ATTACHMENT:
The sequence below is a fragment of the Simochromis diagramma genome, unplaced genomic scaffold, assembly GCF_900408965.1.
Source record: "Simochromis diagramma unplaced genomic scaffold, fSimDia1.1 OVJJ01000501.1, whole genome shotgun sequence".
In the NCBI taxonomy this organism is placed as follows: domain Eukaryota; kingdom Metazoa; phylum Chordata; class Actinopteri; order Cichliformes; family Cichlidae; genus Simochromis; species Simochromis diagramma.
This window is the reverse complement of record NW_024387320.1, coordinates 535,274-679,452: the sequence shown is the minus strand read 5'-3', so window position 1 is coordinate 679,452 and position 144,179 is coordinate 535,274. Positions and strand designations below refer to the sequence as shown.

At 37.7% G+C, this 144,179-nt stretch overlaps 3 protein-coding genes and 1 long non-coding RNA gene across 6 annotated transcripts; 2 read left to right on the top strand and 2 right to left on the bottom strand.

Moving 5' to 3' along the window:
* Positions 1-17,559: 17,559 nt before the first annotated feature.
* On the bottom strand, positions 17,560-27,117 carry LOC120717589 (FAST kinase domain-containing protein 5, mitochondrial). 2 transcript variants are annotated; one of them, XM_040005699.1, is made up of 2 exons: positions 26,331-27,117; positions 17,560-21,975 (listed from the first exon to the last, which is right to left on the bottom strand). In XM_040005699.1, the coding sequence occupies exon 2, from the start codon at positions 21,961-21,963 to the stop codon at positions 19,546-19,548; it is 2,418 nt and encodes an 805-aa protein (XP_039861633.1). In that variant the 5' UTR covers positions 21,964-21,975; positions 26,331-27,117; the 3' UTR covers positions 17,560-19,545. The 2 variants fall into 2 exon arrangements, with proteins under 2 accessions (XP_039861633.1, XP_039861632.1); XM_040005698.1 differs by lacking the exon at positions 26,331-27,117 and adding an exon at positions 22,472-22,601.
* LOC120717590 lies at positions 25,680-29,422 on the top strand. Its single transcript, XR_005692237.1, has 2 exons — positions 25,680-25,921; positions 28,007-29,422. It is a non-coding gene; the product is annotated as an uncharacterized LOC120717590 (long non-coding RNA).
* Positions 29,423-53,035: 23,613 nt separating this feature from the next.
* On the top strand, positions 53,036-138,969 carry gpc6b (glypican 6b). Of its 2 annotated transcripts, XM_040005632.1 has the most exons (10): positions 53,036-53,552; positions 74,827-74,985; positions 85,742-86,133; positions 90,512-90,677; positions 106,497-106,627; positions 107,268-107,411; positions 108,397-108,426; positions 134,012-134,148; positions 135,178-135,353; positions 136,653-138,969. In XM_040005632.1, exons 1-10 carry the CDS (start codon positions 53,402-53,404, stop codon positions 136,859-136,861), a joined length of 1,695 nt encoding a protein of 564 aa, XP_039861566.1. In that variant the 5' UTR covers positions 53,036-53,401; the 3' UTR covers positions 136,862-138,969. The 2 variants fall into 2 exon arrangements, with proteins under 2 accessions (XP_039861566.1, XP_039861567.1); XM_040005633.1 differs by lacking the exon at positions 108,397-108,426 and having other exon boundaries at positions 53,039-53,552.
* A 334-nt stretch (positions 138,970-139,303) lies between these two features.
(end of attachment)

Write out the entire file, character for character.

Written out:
The sequence below is a fragment of the Simochromis diagramma genome, unplaced genomic scaffold, assembly GCF_900408965.1.
Source record: "Simochromis diagramma unplaced genomic scaffold, fSimDia1.1 OVJJ01000501.1, whole genome shotgun sequence".
In the NCBI taxonomy this organism is placed as follows: domain Eukaryota; kingdom Metazoa; phylum Chordata; class Actinopteri; order Cichliformes; family Cichlidae; genus Simochromis; species Simochromis diagramma.
This window is the reverse complement of record NW_024387320.1, coordinates 535,274-679,452: the sequence shown is the minus strand read 5'-3', so window position 1 is coordinate 679,452 and position 144,179 is coordinate 535,274. Positions and strand designations below refer to the sequence as shown.

At 37.7% G+C, this 144,179-nt stretch overlaps 3 protein-coding genes and 1 long non-coding RNA gene across 6 annotated transcripts; 2 read left to right on the top strand and 2 right to left on the bottom strand.

Moving 5' to 3' along the window:
* Positions 1-17,559: 17,559 nt before the first annotated feature.
* On the bottom strand, positions 17,560-27,117 carry LOC120717589 (FAST kinase domain-containing protein 5, mitochondrial). 2 transcript variants are annotated; one of them, XM_040005699.1, is made up of 2 exons: positions 26,331-27,117; positions 17,560-21,975 (listed from the first exon to the last, which is right to left on the bottom strand). In XM_040005699.1, the coding sequence occupies exon 2, from the start codon at positions 21,961-21,963 to the stop codon at positions 19,546-19,548; it is 2,418 nt and encodes an 805-aa protein (XP_039861633.1). In that variant the 5' UTR covers positions 21,964-21,975; positions 26,331-27,117; the 3' UTR covers positions 17,560-19,545. The 2 variants fall into 2 exon arrangements, with proteins under 2 accessions (XP_039861633.1, XP_039861632.1); XM_040005698.1 differs by lacking the exon at positions 26,331-27,117 and adding an exon at positions 22,472-22,601.
* LOC120717590 lies at positions 25,680-29,422 on the top strand. Its single transcript, XR_005692237.1, has 2 exons — positions 25,680-25,921; positions 28,007-29,422. It is a non-coding gene; the product is annotated as an uncharacterized LOC120717590 (long non-coding RNA).
* Positions 29,423-53,035: 23,613 nt separating this feature from the next.
* On the top strand, positions 53,036-138,969 carry gpc6b (glypican 6b). Of its 2 annotated transcripts, XM_040005632.1 has the most exons (10): positions 53,036-53,552; positions 74,827-74,985; positions 85,742-86,133; positions 90,512-90,677; positions 106,497-106,627; positions 107,268-107,411; positions 108,397-108,426; positions 134,012-134,148; positions 135,178-135,353; positions 136,653-138,969. In XM_040005632.1, exons 1-10 carry the CDS (start codon positions 53,402-53,404, stop codon positions 136,859-136,861), a joined length of 1,695 nt encoding a protein of 564 aa, XP_039861566.1. In that variant the 5' UTR covers positions 53,036-53,401; the 3' UTR covers positions 136,862-138,969. The 2 variants fall into 2 exon arrangements, with proteins under 2 accessions (XP_039861566.1, XP_039861567.1); XM_040005633.1 differs by lacking the exon at positions 108,397-108,426 and having other exon boundaries at positions 53,039-53,552.
* A 334-nt stretch (positions 138,970-139,303) lies between these two features.